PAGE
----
Monday, 13 February 2012

Not Film 2012... but a film review anyway: Martha Marcy May Marlene

Martha Marcy May MarleneI went to the cinema last week and, because of the lateness of my arrival, had a limited choice: Carnage or Martha Marcy May Marlene (or 4M, as I shall henceforth refer to it. Judging by Rol's review I probably would have enjoyed the former very much. However, I went for the latter... and am very glad I did, to the extent that although it is only February I might have already seen my film of the year.

4M starts innocently enough - a young girl seems to be living a simple life in some sort of quasi-Amish agrarian commune in the Catskill's that might seem a bit odd to the casual observer but not really much more odd than, for example, the actual Amish might to the average 21st Century Westerner. But then our protagonist, who we come to think of as Martha, Marcy May or Marlene depending on the context, makes a break. She literally escapes the commune. What's going on?

Martha, an entirely convincing and scarily good Elizabeth Olsen (pictured), is quickly rescued by her estranged sister and from there two stories are told in parallel: Martha's struggle to adapt to conventional life and, in flashback, her time in the commune as Marcy May (and, on the phone, Marlene). And it's those flashbacks that make this film so effective, the way the story is delicately paid out. As you might expect, bad things happened in the commune. Very bad things indeed. I won't spoil the film for you here with any more detail than that, but what I will say is this. I like an FX-laden adventure fest as much as the next man. But I also love films that deliver a story at a slower pace, letting the viewer interpret without jump-cuts and excessive dialogue being imposed. 4M is just one such film - it tells a difficult story in its own way, at its own pace, and is all the better for it. Oh, and Elizabeth Olsen is nothing short of a revelation, giving a powerhouse performance - no mean feat, especially considering that she is on-screen for just about the whole time.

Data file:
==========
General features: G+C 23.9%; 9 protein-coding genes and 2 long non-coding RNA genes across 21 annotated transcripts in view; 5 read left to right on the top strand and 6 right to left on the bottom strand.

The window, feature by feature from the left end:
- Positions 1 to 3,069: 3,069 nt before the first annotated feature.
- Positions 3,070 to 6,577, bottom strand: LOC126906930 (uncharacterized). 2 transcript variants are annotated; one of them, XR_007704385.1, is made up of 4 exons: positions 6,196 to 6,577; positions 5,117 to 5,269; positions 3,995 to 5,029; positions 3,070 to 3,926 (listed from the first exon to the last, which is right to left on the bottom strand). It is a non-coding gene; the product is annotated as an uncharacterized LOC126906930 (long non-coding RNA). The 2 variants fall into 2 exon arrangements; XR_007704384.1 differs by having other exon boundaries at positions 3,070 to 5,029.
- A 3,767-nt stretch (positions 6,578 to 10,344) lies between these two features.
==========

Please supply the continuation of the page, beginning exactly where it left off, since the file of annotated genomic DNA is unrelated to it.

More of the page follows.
And the ending caught pretty much the whole of Screen 3 at my local picture house on the hop, including me, which can only be a good thing.

Here's the trailer - now go and see the damned film (you don't get that from Claudia Winkleman, do you?). Oh, and you'll be able to buy it on Amazon before you know it too.


  1. The Man Of Cheese2 April 2013 at 14:25

    Sounds like a good one to get along to... and on a totally unrelated and different tangent I see that the topic of one of your previous blogs from many years ago has recently come back on scene. Namely:

    Mr Duncan Smith told Radio 4's Today programme: "The public thinks that homelessness is about not having any reasonable accommodation to go to. That is not the definition. The definition inside government and places like Shelter is that children have to share rooms."

    I think your previous blog sums it up perfectly still - apparently if you are on benefits and have kids sharing rooms then they are homeless and you can go on the "overcrowded" list to move up to a larger (taxpayer funded) property. I bet the kids living under a tin sheet eating once every 4 days in Port Au Prince would gladly be homeless in the UK, sitting back after free schooling to watch the 50 inch TV while Mum and Dad enjoy some fags and Stella after a hard days work, sorry collection of benefits.

    I wonder why people flock to the UK in their tens of thousands with definitions of poverty like ours? Next to come is anyone working less that 100 hours a week is officially classed as unemployed.

    I must add that Shelter have disputed the IDS comments.

    Sorry - gone all angry and off topic but just makes you wonder, yet again, about the world we live in. Bah humbug.

    1. You go off topic as far as you like, mate. I can only agree. For any other readers interested, my original ranty blog post to which The Man Of Cheese refers was this one. Oh, and you can listen to Duncan-Smith's comments on Radio 4 too - see what you think.